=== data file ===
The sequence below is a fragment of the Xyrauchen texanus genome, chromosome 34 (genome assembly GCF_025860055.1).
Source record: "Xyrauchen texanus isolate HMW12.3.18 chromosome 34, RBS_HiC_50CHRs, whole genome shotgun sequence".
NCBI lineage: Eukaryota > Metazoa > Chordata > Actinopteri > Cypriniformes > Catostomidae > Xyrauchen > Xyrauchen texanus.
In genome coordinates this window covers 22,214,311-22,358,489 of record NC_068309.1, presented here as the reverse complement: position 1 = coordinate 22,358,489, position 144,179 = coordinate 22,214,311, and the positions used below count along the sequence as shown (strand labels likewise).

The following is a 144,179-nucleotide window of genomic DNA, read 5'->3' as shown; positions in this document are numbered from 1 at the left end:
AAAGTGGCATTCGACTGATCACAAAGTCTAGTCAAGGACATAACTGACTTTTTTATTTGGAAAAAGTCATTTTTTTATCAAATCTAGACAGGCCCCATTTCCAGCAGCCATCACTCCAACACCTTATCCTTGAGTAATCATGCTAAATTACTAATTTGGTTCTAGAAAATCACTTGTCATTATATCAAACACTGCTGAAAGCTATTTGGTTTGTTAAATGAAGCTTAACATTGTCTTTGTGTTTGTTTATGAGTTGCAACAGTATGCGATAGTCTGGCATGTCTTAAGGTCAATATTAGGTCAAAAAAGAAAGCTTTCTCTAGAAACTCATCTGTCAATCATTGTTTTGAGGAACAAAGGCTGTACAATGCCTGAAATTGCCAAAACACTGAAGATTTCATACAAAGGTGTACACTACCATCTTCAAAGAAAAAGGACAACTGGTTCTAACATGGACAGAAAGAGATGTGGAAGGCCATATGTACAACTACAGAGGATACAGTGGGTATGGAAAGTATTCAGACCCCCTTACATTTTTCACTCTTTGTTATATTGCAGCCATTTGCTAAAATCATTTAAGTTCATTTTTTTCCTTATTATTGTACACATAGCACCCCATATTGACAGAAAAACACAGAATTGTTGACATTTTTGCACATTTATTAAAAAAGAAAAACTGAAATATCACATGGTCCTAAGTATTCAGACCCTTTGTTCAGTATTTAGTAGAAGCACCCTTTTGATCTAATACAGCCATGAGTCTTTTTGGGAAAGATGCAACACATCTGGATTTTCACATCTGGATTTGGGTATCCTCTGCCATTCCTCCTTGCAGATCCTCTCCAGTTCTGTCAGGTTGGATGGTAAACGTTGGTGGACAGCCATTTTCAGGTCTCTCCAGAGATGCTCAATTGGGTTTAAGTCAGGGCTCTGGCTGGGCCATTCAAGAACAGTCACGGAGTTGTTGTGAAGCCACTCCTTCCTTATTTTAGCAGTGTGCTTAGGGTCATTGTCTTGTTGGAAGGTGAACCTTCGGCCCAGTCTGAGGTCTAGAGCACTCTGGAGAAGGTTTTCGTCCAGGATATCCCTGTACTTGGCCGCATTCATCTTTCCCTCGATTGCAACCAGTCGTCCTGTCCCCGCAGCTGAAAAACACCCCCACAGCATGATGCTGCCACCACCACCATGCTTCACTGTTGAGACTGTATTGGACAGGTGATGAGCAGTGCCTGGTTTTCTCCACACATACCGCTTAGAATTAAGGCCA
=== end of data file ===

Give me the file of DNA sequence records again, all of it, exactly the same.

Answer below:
The sequence below is a fragment of the Xyrauchen texanus genome, chromosome 34 (genome assembly GCF_025860055.1).
Source record: "Xyrauchen texanus isolate HMW12.3.18 chromosome 34, RBS_HiC_50CHRs, whole genome shotgun sequence".
NCBI lineage: Eukaryota > Metazoa > Chordata > Actinopteri > Cypriniformes > Catostomidae > Xyrauchen > Xyrauchen texanus.
In genome coordinates this window covers 22,214,311-22,358,489 of record NC_068309.1, presented here as the reverse complement: position 1 = coordinate 22,358,489, position 144,179 = coordinate 22,214,311, and the positions used below count along the sequence as shown (strand labels likewise).

The following is a 144,179-nucleotide window of genomic DNA, read 5'->3' as shown; positions in this document are numbered from 1 at the left end:
AAAGTGGCATTCGACTGATCACAAAGTCTAGTCAAGGACATAACTGACTTTTTTATTTGGAAAAAGTCATTTTTTTATCAAATCTAGACAGGCCCCATTTCCAGCAGCCATCACTCCAACACCTTATCCTTGAGTAATCATGCTAAATTACTAATTTGGTTCTAGAAAATCACTTGTCATTATATCAAACACTGCTGAAAGCTATTTGGTTTGTTAAATGAAGCTTAACATTGTCTTTGTGTTTGTTTATGAGTTGCAACAGTATGCGATAGTCTGGCATGTCTTAAGGTCAATATTAGGTCAAAAAAGAAAGCTTTCTCTAGAAACTCATCTGTCAATCATTGTTTTGAGGAACAAAGGCTGTACAATGCCTGAAATTGCCAAAACACTGAAGATTTCATACAAAGGTGTACACTACCATCTTCAAAGAAAAAGGACAACTGGTTCTAACATGGACAGAAAGAGATGTGGAAGGCCATATGTACAACTACAGAGGATACAGTGGGTATGGAAAGTATTCAGACCCCCTTACATTTTTCACTCTTTGTTATATTGCAGCCATTTGCTAAAATCATTTAAGTTCATTTTTTTCCTTATTATTGTACACATAGCACCCCATATTGACAGAAAAACACAGAATTGTTGACATTTTTGCACATTTATTAAAAAAGAAAAACTGAAATATCACATGGTCCTAAGTATTCAGACCCTTTGTTCAGTATTTAGTAGAAGCACCCTTTTGATCTAATACAGCCATGAGTCTTTTTGGGAAAGATGCAACACATCTGGATTTTCACATCTGGATTTGGGTATCCTCTGCCATTCCTCCTTGCAGATCCTCTCCAGTTCTGTCAGGTTGGATGGTAAACGTTGGTGGACAGCCATTTTCAGGTCTCTCCAGAGATGCTCAATTGGGTTTAAGTCAGGGCTCTGGCTGGGCCATTCAAGAACAGTCACGGAGTTGTTGTGAAGCCACTCCTTCCTTATTTTAGCAGTGTGCTTAGGGTCATTGTCTTGTTGGAAGGTGAACCTTCGGCCCAGTCTGAGGTCTAGAGCACTCTGGAGAAGGTTTTCGTCCAGGATATCCCTGTACTTGGCCGCATTCATCTTTCCCTCGATTGCAACCAGTCGTCCTGTCCCCGCAGCTGAAAAACACCCCCACAGCATGATGCTGCCACCACCACCATGCTTCACTGTTGAGACTGTATTGGACAGGTGATGAGCAGTGCCTGGTTTTCTCCACACATACCGCTTAGAATTAAGGCCA